Before closing this year’s Twenty Five Days challenge, I just want to say thank you to everyone who participated and made my project possible. I am so thankful and feel so lucky to be surrounded by genuinely good people who care about the world they live in, and their effort to make it a better place. I’m also thankful and feel lucky to have such an amazing support system, near and far.
This has definitely been a different Christmas season. Being my last as a high schooler, I tried extremely hard to take it all in and took great strides to make this year memorable, but despite that, it all flew by really fast. This is bittersweet for me, I feel that I’ve most definitely made the most of this season and anticipate things to come, but at the same time I can’t help but feel a little sad seeing another Christmas leave.
That being said, I am so happy to have had this project be part of my Christmas season. I had opportunities within my community that I’ve missed in past years, and my project has allowed me to create opportunities that many high school students don’t even know are out there. By far, my favorite part of doing my project has been and will always be making connections with those who surround me, whether they are elementary students or elementary teachers. This is always something that’s really special for me and I want to say thank you to everyone for making that possible.
So, without further adieu I present you with this year’s Twenty Five Days winner: Zoe!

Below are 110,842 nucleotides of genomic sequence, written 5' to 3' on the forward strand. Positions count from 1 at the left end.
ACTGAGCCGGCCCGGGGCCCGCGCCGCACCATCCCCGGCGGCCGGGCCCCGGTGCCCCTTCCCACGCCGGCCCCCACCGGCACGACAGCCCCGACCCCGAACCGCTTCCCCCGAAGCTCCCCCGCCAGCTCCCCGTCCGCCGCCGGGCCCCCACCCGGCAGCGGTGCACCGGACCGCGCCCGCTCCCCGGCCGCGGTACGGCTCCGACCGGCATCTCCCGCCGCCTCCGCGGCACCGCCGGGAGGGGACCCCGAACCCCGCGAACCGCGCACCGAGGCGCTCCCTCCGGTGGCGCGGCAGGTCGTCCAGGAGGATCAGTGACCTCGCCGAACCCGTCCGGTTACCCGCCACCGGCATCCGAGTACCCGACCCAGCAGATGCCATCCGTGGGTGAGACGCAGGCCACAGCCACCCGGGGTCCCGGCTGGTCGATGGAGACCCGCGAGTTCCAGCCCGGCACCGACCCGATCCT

Zoe is a kid blogger at Deeds in December who has worked very hard this holiday season to do and blog about all of her awesome work! Zoe will be choosing where this year’s donation goes. Awesome job Zoe!!
Shea has done her good deed today! Remember, you can make a big difference in small ways!
Earlier this month I worked with Zoe to create her blog, Deeds in December. Soon after Zoe was online and working on her first blog post, shew shared with me what her experience was like.
She told me that editing her blog and customizing themes was her favorite and easiest part of the process. The hardest, she said, was thinking of a name because some of her original ideas had already been taken. Zoe also shared that she was very excited about making her own blog, and there’s nothing to be nervous about. She wrote, “it’s so fun!”
Zoe hopes that her blog inspires people to do good deeds and make a difference. Please take a couple minutes today to cheer her on here, she’s doing some really cute deeds!
Often I find myself a bit stuck and I don’t know what good deed to do for a the day. I don’t want to do the same things that I’ve done in the past, yet being a busy teenager I don’t always have a lot of time or money to donate to making a difference. This poses a question that has been present since I first started my blog several years ago: is there a list of good deed ideas somewhere out there?
I discovered Random Acts of Kindness years ago through a visitor to Twenty Five Days, and since it’s been one of my favorite places to refer to when I get stuck. Here, they provide lists of ideas for random acts of kindness that you can narrow down by choosing how much time and money you can give. This is really awesome. I love the thought of random acts of kindness, in fact some of the best deeds others have shared with me included taping dollars to toy aisle shelves in the dollar store, and putting quarters in parking meters along busy streets. Random acts of kindness are often short and sweet, yet make a stranger’s day better, and I think that’s really powerful.